There is a saying that a good man is hard to find, and the same should be said about a bra. Considering the rules of gravity, women will find that a well-fitting bra is a worthwhile investment. Luckily, there are ways to stretch your budget without ruining the fabric of your life.
My Cup Runneth Over
A bra that provides adequate support can help alleviate back pain, general discomfort and poor posture, not to mention your look. Some may make you seem more endowed or less, so depending on your neurosis, you do have options.
Fit for Life
The first step in buying a bra is to get fitted. Many boutique lingerie shops and department stores don't charge for the service. Of course, if you're disappointed by what the expert deems as your size, you can always get a second opinion.
Once you're fitted, you'll still need to try on the bra to check your measurements against manufacturer guides, as there are often variations among retailers. Plus, it's a good way to see if the fabric works well under your clothes.
Whether you go to a local shop or chain store, like Nordstrom (JWN), the salespeople will encourage you to purchase a bra, typically at retail value. Investing in a form-fitting bra will pay off, so it might be a worthwhile purchase. That said, you can always check online first to compare prices and see if a particular brand's style (and size) is offered elsewhere. You can also ask the salespeople whether their bras will go on sale soon. Since fit is fundamental, it's worth going to the store to try it on, even if you snag a cheaper deal online later. Regardless, there are ways to save if you have the time to look for deals.
Types of Bras
Your cup size and shape change as you age, just like your needs (and budget). Skinny straps may be fine when you're young, or for a fun evening, but basic nudes and black bras, as well as adjustable straps, enable you to use the same bra with a variety of outfits. Victoria's Secret, Natori, and other major labels sell bras that can be worn traditionally or as a cross back, one-strap, or strapless. Always try adjusting it at the store before you come home to find that the strap is actually hard to refit.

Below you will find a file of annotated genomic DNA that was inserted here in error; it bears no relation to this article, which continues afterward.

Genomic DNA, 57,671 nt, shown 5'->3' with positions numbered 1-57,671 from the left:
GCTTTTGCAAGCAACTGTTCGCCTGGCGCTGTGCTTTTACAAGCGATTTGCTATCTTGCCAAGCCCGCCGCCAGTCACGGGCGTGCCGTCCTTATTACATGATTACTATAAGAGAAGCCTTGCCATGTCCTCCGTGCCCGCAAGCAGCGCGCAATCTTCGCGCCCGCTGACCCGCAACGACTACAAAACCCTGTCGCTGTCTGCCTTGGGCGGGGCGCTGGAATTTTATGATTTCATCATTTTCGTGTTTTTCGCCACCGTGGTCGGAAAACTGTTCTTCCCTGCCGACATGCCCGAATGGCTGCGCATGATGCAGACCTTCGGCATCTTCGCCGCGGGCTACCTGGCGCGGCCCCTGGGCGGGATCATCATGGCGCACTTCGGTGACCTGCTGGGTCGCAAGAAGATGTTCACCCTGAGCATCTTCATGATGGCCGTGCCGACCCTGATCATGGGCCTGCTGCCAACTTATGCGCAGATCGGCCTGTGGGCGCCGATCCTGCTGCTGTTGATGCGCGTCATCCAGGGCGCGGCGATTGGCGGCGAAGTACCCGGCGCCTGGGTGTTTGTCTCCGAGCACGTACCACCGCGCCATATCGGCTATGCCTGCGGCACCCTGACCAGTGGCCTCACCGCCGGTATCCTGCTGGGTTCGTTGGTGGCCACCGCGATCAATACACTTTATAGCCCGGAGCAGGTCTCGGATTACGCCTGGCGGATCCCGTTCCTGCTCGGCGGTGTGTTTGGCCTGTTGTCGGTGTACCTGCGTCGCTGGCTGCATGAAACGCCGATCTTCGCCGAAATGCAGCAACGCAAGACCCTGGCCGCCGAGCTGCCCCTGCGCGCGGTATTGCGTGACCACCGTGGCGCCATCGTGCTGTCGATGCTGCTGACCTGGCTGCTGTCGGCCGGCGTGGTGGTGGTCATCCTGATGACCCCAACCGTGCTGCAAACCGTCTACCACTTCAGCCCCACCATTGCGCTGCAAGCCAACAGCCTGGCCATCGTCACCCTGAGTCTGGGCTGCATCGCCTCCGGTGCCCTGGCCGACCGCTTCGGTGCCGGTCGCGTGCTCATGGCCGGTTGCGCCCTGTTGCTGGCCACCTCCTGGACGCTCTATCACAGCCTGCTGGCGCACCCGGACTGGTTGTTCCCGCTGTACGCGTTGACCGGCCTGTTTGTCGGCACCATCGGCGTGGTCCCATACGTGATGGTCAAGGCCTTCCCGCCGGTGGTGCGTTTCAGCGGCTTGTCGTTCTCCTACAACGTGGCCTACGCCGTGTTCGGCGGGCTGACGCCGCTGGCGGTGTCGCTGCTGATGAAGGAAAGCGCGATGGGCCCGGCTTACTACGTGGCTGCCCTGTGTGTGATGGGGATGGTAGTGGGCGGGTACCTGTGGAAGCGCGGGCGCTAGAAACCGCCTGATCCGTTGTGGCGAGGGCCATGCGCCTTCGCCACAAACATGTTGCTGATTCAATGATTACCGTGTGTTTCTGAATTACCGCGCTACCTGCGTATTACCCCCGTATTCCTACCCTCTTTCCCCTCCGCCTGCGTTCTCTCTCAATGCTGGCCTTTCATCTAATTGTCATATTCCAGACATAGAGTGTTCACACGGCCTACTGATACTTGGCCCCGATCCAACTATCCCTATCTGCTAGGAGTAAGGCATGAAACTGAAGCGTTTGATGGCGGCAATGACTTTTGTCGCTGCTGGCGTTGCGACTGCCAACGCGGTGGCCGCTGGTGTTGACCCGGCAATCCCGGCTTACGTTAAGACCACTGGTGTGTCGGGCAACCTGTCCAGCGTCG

A Caring Touch
The average lifespan of a bra is purportedly around 6 months, depending on the elasticity. (Bra makers and stores may give that statistic as a way to encourage you to shop more often.) Regardless, it's crucial to take care of your lingerie. The better care you take of your bras, the fewer you'll need to buy. Many lingerie websites recommend that you rotate your bras often to reduce stretching and allow the garment to recover its elasticity.
In terms of washing, always follow the care label. For bras that require hand washing, use a cleaning product designed for delicate fabrics. If you're using a washing machine, avoid harsh detergents. Make sure to clasp bras before you put them in the wash, so they don't catch. It's best to zip them up in a lingerie bag, even if you're machine-washing them at home. Whatever you do, there is one major don't: Don't dry bras in the dryer, as doing so can cause shrinkage. (If only going in the dryer worked as a form of weight loss!)
Buy a Great Bra or Bust!
Bras come in so many colors, fabrics, and sizes that you're sure to be able to find deals on ones that you can take care of over the long haul. Sometimes shopping with a friend, relative or boyfriend can help, by providing a second opinion. Just make sure that person truly qualifies as a bosom buddy.